Words like truth and falsehood, honesty and lie, get tossed around with great ease and certainty. But what if it isn’t as simple as that? What if something false is actually true? Think that’s not possible? Think about placebos that work even though they “shouldn’t”. A recent study shows that believing that you have slept well, even if you have not, will improve your performance as if you had. On our totally sleep deprived culture this may be a really useful piece of information, or it could encourage deception as a form if performance enhancement. Either way, it demonstrates that something that didn’t happen can still be quite real.
If helping someone believe that they have slept well accomplishes the same thing as their actually having slept well, is it a lie to tell them that they have? The first time I really thought about this was in conversation with the famous behavioral economist, Dan Ariely, who told a powerful story about pain management based on his own experiences as a hospitalized soldier in the Israel Defense Force.
Ariely described that challenge faced by doctors who could give no more pain medications to burn victims, without risking their lives by stopping their breathing. What to do? They injected salines into their IV’s, telling them that it was morphine. It worked. The falsehood that it was morphine was truly effective at relieving their pain.
Although hopefully less dramatic, we all find ourselves in similar situations at different times – what is false on one level may be true on another. Rather than simply defaulting to jargon like “white lie”, these situations present us with a real opportunity.
Rather than debating what is true and what is a lie, it is often more useful to consider the difference between what is accurate and what is real. It was not accurate that those burn victims were getting morphine, but it was real pain medicine. It was not accurate that the participants in the sleep study had slept well, but they really were more rested.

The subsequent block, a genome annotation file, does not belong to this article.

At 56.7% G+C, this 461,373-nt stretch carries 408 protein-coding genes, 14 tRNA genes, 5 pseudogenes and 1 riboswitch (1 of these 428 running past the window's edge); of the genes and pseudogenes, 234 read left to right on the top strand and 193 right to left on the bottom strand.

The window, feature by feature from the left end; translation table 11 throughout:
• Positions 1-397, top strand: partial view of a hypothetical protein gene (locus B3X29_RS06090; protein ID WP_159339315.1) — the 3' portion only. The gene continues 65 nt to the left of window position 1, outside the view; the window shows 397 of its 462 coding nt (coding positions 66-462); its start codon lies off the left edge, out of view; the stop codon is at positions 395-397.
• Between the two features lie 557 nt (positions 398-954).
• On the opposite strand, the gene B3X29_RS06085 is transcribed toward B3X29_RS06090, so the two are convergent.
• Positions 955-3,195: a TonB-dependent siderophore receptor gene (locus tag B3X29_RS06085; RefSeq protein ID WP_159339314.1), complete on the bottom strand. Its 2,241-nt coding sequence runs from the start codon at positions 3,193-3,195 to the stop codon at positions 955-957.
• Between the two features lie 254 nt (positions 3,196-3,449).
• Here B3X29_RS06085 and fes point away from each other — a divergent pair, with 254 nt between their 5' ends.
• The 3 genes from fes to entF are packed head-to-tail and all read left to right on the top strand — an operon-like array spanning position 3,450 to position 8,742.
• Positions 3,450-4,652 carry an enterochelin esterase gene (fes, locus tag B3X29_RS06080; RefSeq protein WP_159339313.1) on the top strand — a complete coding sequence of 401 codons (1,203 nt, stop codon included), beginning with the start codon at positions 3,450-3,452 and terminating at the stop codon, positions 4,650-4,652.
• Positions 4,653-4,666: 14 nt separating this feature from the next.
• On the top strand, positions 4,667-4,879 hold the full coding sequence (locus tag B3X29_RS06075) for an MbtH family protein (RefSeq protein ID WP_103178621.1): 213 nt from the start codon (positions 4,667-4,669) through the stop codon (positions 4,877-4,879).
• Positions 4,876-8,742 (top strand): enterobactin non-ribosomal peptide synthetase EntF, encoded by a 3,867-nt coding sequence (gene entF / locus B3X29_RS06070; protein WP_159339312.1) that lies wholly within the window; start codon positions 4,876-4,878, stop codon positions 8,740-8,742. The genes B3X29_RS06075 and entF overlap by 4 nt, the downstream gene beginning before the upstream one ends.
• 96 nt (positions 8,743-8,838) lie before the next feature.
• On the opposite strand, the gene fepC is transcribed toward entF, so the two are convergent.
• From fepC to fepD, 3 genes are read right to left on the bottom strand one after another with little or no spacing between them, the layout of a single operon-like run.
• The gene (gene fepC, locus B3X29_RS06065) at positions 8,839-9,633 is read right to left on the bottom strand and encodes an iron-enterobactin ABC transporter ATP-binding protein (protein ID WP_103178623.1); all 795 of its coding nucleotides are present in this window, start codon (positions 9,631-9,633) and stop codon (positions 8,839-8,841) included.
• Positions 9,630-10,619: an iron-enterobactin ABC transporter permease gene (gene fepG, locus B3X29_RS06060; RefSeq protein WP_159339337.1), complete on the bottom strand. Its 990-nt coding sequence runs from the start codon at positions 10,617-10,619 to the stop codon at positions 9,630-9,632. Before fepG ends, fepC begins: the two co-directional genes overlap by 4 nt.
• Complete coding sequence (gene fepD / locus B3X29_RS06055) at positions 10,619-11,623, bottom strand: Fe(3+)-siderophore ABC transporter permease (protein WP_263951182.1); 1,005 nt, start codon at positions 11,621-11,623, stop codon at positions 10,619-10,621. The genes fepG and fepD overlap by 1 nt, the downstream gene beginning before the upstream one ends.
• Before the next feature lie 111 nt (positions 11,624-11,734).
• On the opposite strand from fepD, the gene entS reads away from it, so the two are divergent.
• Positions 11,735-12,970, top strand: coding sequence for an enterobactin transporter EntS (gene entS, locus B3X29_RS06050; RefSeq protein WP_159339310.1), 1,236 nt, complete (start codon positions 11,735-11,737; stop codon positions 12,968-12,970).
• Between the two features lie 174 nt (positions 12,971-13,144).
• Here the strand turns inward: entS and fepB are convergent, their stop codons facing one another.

It seems to me that we might all profit from thinking about what might occur if rather than always debating what is true based on accuracy, we considered the truth of something based on its reality of the life of the person experiencing it. I am not for abandoning the importance of accuracy.? I am simply suggesting what I think many of us now down deep – that reality often trumps accuracy in powerful ways, ways that can open us to levels of understanding about ourselves, each other and the world, that an accuracy never will.
Sometimes a falsehood is the truth, especially when we appreciate that truth is often about more than just the facts.
Brad Hirschfield is the co-founder and co-executive editor of The Wisdom Daily. A rabbi, Brad has been featured on ABC’s Nightline UpClose, PBS’s Frontline, Fox News and National Public Radio. He wrote a long-standing column, “For God’s Sake,” for the Washington Post, and has also written for The Huffington Post and Beliefnet.com. He authored the book, You Don?t Have To Be Wrong For Me To Be Right: Finding Faith Without Fanaticism. Brad also serves as President of Clal, The National Jewish Center for Learning and Leadership, a leadership training institute, think tank and resource center in New York City.